An isolated academy is no good for democracy

July 14, 2000

Academics should put politics aside and reach out to Serbia's long-suffering intellectuals, writes Dejan Djokic

Exactly two years after the Serbian parliament ended the autonomy of universities, the ministry of higher education this May ordered them to stop teaching and allowed only students sitting exams to enter university buildings. The de facto closure of universities came just days after an "occupation" of several faculties of Belgrade University ended when students and some lecturers were forced out and, in some cases, beaten by security guards, believed to have been policemen in civilian clothes. Police have curbed student demonstrations and arrested activists throughout Serbia.

The student organisation Otpor! (Resistance) has been behind most anti-government activities at Serbian universities and has emerged as the real opposition to President Slobodan Milosevic. Because opposition parties seem unable to form a joint platform against the government and have failed to capitalise on growing dissatisfaction, Otpor! offers an alternative.

The organisation has recently broadened its membership to include well-known public figures. The regime responded with arrests and intimidation of Otpor! leaders, whom it has branded "terrorists". Absurdly, Otpor! has been accused of carrying out terrorist acts, such as the murder of Bosko Perosevic, the president of the Vojvodina branch of the ruling Socialist Party of Serbia, and even the attempted assassination of Vuk Draskovic, leader of the Serbian Renewal Movement, the largest opposition party. A new federal law on terrorism, which was due to be promulgated in June, has been deferred. But the climate of repression remains.

That aside, the state of Serbian universities is gloomy. The isolation of Yugoslavia throughout the 1990s has particularly affected academia.

Students, especially those who study away from home, face financial hardships their colleagues at western universities would find difficult to deal with. The elitism debate in this country pales into insignificance when compared with the situation in Serbia, where ever fewer young people can afford to study. Lecturers receive small and irregular salaries. Many have lost jobs following the abolition of the universities' autonomy in May 1998, and many more fear for their jobs because they disapprove of the government. In the past year, a tightening of international sanctions has heightened the shortage of foreign literature, and Serbia's absence from international academic events has become even more obvious. A growing feeling of helplessness and apathy cannot be hidden.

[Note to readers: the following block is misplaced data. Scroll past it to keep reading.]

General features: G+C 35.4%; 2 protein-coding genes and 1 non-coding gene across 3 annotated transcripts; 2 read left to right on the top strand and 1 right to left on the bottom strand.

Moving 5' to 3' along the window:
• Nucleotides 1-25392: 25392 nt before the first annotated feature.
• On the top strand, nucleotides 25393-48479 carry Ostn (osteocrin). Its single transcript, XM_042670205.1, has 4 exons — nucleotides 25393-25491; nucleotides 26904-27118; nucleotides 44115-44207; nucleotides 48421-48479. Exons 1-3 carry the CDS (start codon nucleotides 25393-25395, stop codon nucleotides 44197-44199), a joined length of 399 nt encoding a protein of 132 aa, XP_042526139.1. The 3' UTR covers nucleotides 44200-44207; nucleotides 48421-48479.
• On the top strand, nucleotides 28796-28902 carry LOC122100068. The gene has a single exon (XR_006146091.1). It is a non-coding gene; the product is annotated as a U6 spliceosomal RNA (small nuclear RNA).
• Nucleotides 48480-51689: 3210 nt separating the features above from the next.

What, if anything, can universities in Britain and elsewhere in the West do to help their colleagues in Serbia, and why should they help?

Exchange programmes, support to alternative group and individual projects, donations of books, journals, old computers, and providing funds for translations would be extremely helpful. International conferences and summer schools could be organised in Montenegro and the Republika Srpska (the Bosnian Serb entity) if not in Serbia itself. All this could, at least symbolically, help Serbian academia fight an increasing fear of isolation.

There are already examples of such initiatives. For instance, with help from the British Council, the Centre for Southeast European Studies at the School of Slavonic and East European Studies hosted 20 young historians from the Balkans for one week earlier this year. Seven were from the Federal Republic of Yugoslavia (including Kosovo). For the past few years, Westminster University has cooperated with Serbian political and social scientists gathered around the Belgrade Open School. The result is an annual summer school in Montenegro. The Open Society Institute offers a Higher Education Support Programme to encourage cooperation between institutions in Eastern Europe and the West. Projects such as Serbia's Academic Alternative Education Network - founded by academics who lost their jobs in the clampdown - could benefit from the HESP scheme.

Yet contacts must not be limited to such projects. Most academics and students are still based at state universities. Even though institutional cooperation might be difficult, it should not be predetermined by political criteria. Even if some academics support the government - and many do not - that does not mean that they are incompetent scholars, just as it does not mean that all those lecturers who oppose Mr Milosevic are great academics.

Of course, any support of state universities might benefit the present regime. But, this would be insignificant compared with the benefits it would bring to those who need it most - students and their teachers. Future democratisation of Serbia will not be possible without the country's most educated people. That is, those of them who choose to stay and wait for the isolation to end.

Dejan Djokic is a history tutor at the School of Slavonic and East European Studies, University College London.

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